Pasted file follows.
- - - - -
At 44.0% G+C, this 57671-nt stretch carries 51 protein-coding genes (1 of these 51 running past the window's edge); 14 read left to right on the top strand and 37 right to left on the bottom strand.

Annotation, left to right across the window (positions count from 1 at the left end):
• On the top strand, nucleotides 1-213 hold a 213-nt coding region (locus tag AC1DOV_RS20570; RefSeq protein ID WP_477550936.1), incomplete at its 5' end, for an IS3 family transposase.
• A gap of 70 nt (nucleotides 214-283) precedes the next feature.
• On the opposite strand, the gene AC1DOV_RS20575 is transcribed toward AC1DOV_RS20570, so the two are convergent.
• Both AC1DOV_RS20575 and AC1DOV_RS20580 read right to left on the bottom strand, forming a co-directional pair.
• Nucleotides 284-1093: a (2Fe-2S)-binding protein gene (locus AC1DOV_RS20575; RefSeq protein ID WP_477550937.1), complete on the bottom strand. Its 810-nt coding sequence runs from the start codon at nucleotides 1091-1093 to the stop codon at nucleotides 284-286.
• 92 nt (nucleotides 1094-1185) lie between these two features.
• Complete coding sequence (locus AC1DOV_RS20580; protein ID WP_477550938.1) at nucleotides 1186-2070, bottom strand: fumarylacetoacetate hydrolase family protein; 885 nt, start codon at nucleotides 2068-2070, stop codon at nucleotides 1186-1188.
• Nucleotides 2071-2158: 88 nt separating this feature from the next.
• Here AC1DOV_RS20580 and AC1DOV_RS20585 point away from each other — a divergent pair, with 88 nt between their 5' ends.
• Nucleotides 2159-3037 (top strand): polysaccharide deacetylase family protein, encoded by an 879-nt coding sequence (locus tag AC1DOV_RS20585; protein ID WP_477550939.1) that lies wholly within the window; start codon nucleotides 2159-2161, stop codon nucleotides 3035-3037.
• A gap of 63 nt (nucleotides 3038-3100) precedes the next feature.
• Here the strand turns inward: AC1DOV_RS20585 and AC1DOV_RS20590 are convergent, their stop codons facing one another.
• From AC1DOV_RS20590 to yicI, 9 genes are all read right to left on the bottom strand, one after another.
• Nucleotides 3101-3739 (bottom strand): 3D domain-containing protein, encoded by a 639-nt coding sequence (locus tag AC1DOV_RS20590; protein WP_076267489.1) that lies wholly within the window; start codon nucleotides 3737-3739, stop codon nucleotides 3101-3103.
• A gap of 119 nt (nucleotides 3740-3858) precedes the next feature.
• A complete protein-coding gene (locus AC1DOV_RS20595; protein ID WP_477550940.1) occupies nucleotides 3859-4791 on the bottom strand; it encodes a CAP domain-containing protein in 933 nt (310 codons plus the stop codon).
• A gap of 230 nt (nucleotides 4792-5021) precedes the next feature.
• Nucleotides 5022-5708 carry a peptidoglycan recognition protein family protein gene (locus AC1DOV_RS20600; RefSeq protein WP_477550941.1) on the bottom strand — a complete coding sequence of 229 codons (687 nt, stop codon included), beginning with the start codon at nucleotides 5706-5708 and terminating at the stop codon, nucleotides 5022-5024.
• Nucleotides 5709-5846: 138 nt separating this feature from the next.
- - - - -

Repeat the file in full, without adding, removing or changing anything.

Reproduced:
At 44.0% G+C, this 57671-nt stretch carries 51 protein-coding genes (1 of these 51 running past the window's edge); 14 read left to right on the top strand and 37 right to left on the bottom strand.

Annotation, left to right across the window (positions count from 1 at the left end):
• On the top strand, nucleotides 1-213 hold a 213-nt coding region (locus tag AC1DOV_RS20570; RefSeq protein ID WP_477550936.1), incomplete at its 5' end, for an IS3 family transposase.
• A gap of 70 nt (nucleotides 214-283) precedes the next feature.
• On the opposite strand, the gene AC1DOV_RS20575 is transcribed toward AC1DOV_RS20570, so the two are convergent.
• Both AC1DOV_RS20575 and AC1DOV_RS20580 read right to left on the bottom strand, forming a co-directional pair.
• Nucleotides 284-1093: a (2Fe-2S)-binding protein gene (locus AC1DOV_RS20575; RefSeq protein ID WP_477550937.1), complete on the bottom strand. Its 810-nt coding sequence runs from the start codon at nucleotides 1091-1093 to the stop codon at nucleotides 284-286.
• 92 nt (nucleotides 1094-1185) lie between these two features.
• Complete coding sequence (locus AC1DOV_RS20580; protein ID WP_477550938.1) at nucleotides 1186-2070, bottom strand: fumarylacetoacetate hydrolase family protein; 885 nt, start codon at nucleotides 2068-2070, stop codon at nucleotides 1186-1188.
• Nucleotides 2071-2158: 88 nt separating this feature from the next.
• Here AC1DOV_RS20580 and AC1DOV_RS20585 point away from each other — a divergent pair, with 88 nt between their 5' ends.
• Nucleotides 2159-3037 (top strand): polysaccharide deacetylase family protein, encoded by an 879-nt coding sequence (locus tag AC1DOV_RS20585; protein ID WP_477550939.1) that lies wholly within the window; start codon nucleotides 2159-2161, stop codon nucleotides 3035-3037.
• A gap of 63 nt (nucleotides 3038-3100) precedes the next feature.
• Here the strand turns inward: AC1DOV_RS20585 and AC1DOV_RS20590 are convergent, their stop codons facing one another.
• From AC1DOV_RS20590 to yicI, 9 genes are all read right to left on the bottom strand, one after another.
• Nucleotides 3101-3739 (bottom strand): 3D domain-containing protein, encoded by a 639-nt coding sequence (locus tag AC1DOV_RS20590; protein WP_076267489.1) that lies wholly within the window; start codon nucleotides 3737-3739, stop codon nucleotides 3101-3103.
• A gap of 119 nt (nucleotides 3740-3858) precedes the next feature.
• A complete protein-coding gene (locus AC1DOV_RS20595; protein ID WP_477550940.1) occupies nucleotides 3859-4791 on the bottom strand; it encodes a CAP domain-containing protein in 933 nt (310 codons plus the stop codon).
• A gap of 230 nt (nucleotides 4792-5021) precedes the next feature.
• Nucleotides 5022-5708 carry a peptidoglycan recognition protein family protein gene (locus AC1DOV_RS20600; RefSeq protein WP_477550941.1) on the bottom strand — a complete coding sequence of 229 codons (687 nt, stop codon included), beginning with the start codon at nucleotides 5706-5708 and terminating at the stop codon, nucleotides 5022-5024.
• Nucleotides 5709-5846: 138 nt separating this feature from the next.